Regarding the second point: The YPG/J, as far as I am aware, does not have a conscious, active recruitment process focussed on youngsters. Where the authorities are made aware, youngsters are sent home. However, given the upheaval, does everyone have documentation that can clarify age? And what would you do if you were sixteen and nine months and your whole family had been beheaded while you were visiting a relative in a different village? Would you not be inclined to say, ‘I’m going to go after the people who did this so that I can stop it happening to someone else?’ Maybe you’d be inclined to say, ‘No-one is helping us defeat ISIS. No other countries are helping. I guess I just have to help myself!’ What else is left?

The bottom line is that if the UK had offered help earlier, maybe seventeen year old kids wouldn’t need to pick up weapons to defend themselves.

The final point I want to make is about the allegation that the YPG/J is linked to the PKK. Maybe it is but that doesn’t change the fact that it isn’t the PKK. It isn’t a listed organisation.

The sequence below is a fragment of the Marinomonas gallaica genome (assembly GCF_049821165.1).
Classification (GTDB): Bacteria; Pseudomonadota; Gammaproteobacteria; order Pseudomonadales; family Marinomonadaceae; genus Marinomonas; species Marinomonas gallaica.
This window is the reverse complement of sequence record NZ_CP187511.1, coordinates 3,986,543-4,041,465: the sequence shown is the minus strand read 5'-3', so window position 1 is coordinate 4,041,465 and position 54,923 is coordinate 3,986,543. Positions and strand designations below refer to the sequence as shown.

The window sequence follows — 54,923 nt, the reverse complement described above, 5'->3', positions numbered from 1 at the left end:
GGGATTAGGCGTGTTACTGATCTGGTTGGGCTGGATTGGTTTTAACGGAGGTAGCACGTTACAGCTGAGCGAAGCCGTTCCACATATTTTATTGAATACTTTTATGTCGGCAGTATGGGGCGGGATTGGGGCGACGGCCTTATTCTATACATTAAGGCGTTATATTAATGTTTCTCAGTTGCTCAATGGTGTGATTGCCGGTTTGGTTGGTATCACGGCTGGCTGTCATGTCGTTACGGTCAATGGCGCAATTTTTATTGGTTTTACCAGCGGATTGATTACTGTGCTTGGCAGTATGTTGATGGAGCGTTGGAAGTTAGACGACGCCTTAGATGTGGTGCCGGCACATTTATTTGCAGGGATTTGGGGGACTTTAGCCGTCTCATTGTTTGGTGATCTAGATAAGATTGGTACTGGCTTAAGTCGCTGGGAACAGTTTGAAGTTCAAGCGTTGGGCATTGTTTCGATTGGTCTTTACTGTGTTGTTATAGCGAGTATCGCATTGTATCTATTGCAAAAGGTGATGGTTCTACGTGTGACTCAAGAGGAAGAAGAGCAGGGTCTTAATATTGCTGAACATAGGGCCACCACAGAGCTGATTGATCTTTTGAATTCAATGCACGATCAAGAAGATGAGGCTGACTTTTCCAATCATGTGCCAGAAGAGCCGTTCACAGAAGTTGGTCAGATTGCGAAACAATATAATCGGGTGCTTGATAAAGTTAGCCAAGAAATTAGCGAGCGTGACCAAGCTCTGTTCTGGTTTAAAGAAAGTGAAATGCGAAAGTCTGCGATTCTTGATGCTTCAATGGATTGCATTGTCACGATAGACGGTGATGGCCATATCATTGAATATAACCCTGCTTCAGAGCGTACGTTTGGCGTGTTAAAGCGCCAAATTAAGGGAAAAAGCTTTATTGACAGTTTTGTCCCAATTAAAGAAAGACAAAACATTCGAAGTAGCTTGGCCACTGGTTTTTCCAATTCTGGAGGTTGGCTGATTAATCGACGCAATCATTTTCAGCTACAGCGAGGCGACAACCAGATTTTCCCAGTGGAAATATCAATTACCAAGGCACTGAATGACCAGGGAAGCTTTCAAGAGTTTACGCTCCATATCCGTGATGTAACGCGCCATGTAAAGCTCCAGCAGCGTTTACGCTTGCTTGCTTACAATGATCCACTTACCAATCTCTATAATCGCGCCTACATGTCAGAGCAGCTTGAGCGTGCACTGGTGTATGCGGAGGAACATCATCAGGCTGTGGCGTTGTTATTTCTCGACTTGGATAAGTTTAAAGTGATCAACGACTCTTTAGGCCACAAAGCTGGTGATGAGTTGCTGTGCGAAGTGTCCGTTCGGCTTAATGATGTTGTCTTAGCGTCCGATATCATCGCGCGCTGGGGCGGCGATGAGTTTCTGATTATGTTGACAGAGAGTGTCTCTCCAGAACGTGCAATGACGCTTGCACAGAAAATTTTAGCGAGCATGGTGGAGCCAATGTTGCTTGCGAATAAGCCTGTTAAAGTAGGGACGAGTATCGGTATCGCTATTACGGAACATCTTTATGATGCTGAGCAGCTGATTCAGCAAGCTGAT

It is a legal organisation. 

Either list it or get off your butts and help. Hey, who knows, if they had help from elsewhere perhaps they wouldn’t need to be ‘linked’ to the PKK!

My final point is that Britain is talking to countries like Iran, maybe in the future even to Assad and has helped facilitate dialogue with ‘terrorist’ organisations in Northern Ireland. Surely talking to the YPG/J and their political arm the PYD should be easy in comparison since they are NOT LISTED.
 
UK- please! Stop with the lame excuses and help Rojava, the YPG and YPJ. 

Why I want to record everyone abducted or killed by Daesh/ISIS

I am going to make a record of every person killed or abducted by ISIS. This will include combatants and civilians. I hope it will include everyone killed or missing, including the victims of ISIS attacks in Tunisia, Libya and anywhere else.

Why am I doing it?
  • There is no definitive record and there are no proper numbers of people killed or abducted.
  • These people should all be remembered
  •  It will help us in the fight against ISIS as we will have numbers and statistics
  • It will reduce apathy as people link the murders with real people and real faces